POSTED: 1:30 a.m. HST, Feb 24, 2014
NEW YORK » Seth Meyers is the oldest, most experienced and most hostlike comedian to take the reins of NBC's three-decade-old "Late Night."
But starting Monday night, when he walks out into his shiny new studio at 30 Rockefeller Center, about 20 yards down the hall from where he has worked for the past 13 years on "Saturday Night Live," the only thing that will matter is whether Meyers will be as funny as the three men who preceded him: David Letterman, Conan O'Brien and Jimmy Fallon.
"You can't worry about it until it's time to worry about it," Meyers said, sitting in his unprepossessing office at 30 Rock. He acknowledged the daunting track record he will be following: Each of the previous three hosts graduated from successful runs in the 12:35 a.m. slot of "Late Night" to the big time of 11:35 p.m. shows on a network.
"I'm really looking forward to mid-March," Meyers said. "When we've been on three weeks, it will be like looking at an ultrasound: Oh, I see its hand! Whereas right now we've got a heartbeat, but that's all we've got."
Worrying is locked deep into Meyers' DNA, but few around him on the new show share the condition. In his years as head writer for "SNL" and anchor of its "Weekend Update" segment, Meyers earned a reputation for reliability and intellect.
"Seth is a very stable guy," said Michael Shoemaker, his producer and longtime friend. (And mature, of course. Meyers is 40. David Letterman was 34 when he started "Late Night" in 1982. When O'Brien took over in 1993, he was 30. And Fallon was 34 when he became host in 2009.)
Lorne Michaels, the executive producer for both shows, who first hired Meyers for "SNL" and then installed him in "Late Night," said: "Seth is ready for this. He has the poise and the breadth."
Most people who have worked with Meyers quickly cite his intelligence and his wide range of interests - from politics to sports to literature - as the qualities most likely to set him apart as a late-night host.
"There is nothing he can't talk about," Michaels said. "I would use the word 'intellectual.' But he's somebody who thinks things through and finds a take on it. He is incredibly disciplined and has a brilliant mind."
That may mean this version of "Late Night" will represent a tilt back toward the talk in talk show, Michaels acknowledged, but not at the expense of the comedy.
Meyers said, "People will recognize that we're doing a late-night show, because many of the conventions will be in place: desk, band, monologue."
The monologue should be one of Meyers' strengths. He has honed a stand-up act in recent years, including a performance at the White House Correspondents' Dinner in 2011 that Shoemaker said "in many ways set him up for this." But he has also been, in his writing and anchoring chores on "SNL," a pure practitioner in the art of the joke.
"If this job could be anything like 'Update,' where I got to tell jokes and facilitate other jokes, that would be really fun," Meyers said. "In the monologue itself, I would love to tell 15 jokes a night."
What distinguishes Meyers from most previous late-night hosts (with one exception, O'Brien) is that he largely forged his early career as a writer. Though he had extensive improv training after college at Northwestern, and made it to "SNL" as a performer, Meyers said he quickly realized his path to survival on a show stocked with talent like Will Ferrell and Amy Poehler was as a writer.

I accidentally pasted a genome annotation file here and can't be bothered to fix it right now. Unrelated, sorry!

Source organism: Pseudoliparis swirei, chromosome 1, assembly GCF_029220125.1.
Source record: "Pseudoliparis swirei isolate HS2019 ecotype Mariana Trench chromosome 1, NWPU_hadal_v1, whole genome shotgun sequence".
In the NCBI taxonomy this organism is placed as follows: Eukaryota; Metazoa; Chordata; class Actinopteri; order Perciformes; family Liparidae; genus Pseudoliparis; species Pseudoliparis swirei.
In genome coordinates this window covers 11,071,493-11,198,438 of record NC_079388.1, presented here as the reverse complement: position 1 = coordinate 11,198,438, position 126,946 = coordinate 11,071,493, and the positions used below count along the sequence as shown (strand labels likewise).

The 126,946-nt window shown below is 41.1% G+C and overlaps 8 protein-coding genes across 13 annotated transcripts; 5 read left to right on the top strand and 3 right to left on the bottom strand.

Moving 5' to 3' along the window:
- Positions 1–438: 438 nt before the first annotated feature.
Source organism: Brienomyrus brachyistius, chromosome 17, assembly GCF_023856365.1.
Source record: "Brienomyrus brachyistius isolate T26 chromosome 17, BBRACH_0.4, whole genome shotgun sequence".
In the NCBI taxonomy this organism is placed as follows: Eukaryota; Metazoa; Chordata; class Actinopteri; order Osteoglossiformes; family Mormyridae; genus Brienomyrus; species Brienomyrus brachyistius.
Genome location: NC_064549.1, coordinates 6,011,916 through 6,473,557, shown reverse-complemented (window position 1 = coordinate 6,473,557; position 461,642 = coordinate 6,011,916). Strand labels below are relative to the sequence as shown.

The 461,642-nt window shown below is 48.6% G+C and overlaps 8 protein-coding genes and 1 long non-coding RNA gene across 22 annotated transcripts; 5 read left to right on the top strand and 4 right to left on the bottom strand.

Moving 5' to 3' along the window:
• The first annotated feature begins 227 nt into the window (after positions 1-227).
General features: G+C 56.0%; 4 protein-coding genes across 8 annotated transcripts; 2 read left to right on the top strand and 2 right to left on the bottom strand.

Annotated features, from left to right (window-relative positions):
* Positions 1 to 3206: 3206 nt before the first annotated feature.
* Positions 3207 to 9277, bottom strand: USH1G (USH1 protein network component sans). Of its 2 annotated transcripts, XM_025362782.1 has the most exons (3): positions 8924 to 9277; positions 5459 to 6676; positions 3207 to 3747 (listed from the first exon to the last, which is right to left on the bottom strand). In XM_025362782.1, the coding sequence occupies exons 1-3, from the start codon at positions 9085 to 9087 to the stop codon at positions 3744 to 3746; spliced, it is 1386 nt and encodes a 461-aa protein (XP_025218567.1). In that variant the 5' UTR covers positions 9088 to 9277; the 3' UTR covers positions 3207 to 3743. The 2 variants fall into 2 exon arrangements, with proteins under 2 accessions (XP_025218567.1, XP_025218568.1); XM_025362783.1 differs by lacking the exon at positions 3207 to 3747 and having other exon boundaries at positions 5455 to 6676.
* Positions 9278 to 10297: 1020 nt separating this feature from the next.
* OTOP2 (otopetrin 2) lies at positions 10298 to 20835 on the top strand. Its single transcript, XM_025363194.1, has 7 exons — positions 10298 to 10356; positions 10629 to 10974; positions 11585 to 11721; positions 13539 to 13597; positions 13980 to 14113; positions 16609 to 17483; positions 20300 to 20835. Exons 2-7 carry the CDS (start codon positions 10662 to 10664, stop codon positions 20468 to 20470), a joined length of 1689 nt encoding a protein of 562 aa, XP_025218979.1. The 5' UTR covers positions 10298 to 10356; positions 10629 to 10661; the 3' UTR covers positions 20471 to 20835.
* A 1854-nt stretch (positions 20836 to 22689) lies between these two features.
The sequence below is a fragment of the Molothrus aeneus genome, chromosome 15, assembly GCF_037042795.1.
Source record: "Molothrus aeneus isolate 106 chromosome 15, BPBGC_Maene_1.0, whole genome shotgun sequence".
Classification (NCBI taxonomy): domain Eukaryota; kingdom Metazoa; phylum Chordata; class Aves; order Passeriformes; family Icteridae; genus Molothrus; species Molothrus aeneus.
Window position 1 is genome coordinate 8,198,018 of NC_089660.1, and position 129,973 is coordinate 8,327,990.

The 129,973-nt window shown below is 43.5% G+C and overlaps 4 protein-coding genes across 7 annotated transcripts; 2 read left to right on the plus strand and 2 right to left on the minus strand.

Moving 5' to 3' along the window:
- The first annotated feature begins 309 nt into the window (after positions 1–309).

"I would write sketches with the intention of pitching myself in them, and even I would know that if I really wanted the sketch to get on, I would be the fourth or fifth best choice. At that point, you can't really complain to the rest of the writing staff that they're not putting you in anything."
"Weekend Update" changed his career path. When Tina Fey left the show in 2006, he won the co-anchor job next to Poehler. "Amy is fearless," he said. "I will never be as fearless as Amy, but I am more fearless for having known her."
"Update" also allowed Meyers to display another underappreciated comedy skill: the straight man. Paired with characters like Bill Hader's Stefon, Meyers found himself enjoying the role of joke facilitator.
His fans from "SNL" are surely going to expect a smarter show under Meyers, Shoemaker said. "There's no way to define smarter," he said. "It's the subject matter. This show will book differently because of Seth's interests. He wants politicians and authors and sports figures and comedians."
That will play out in the first two nights. Monday's guests include Poehler and Vice President Joe Biden; Tuesday's will include Seattle Seahawks quarterback Russell Wilson and the author of a book on Mayor Rob Ford of Toronto.
For the first few weeks, "Late Night" will air five nights a week, then it will shift to four, skipping Fridays. That is in the show's tradition, though Fallon filled all five nights. The last big decision, whether to have a band, was resolved when Michaels suggested Meyers' old "SNL" castmate Fred Armisen, who is also a skilled musician, as bandleader.
What is now in place is a show that will share a building for the first time with "The Tonight Show," though there are few other similarities, said Michaels, who is now in charge of both of them. "They will have distinct cultures. I will keep a wall between them - and between them and 'SNL,'" he said.
Meyers has had eight months to prepare for his debut as a late-night host, almost too long, he said. Even with all the preparation, he said that he expects his nerves to jangle Monday night.
"But this is not a job where you have eight months to get ready," Meyers said. "It's a job where you have 23 hours to get ready for the next one."
Bill Carter, New York Times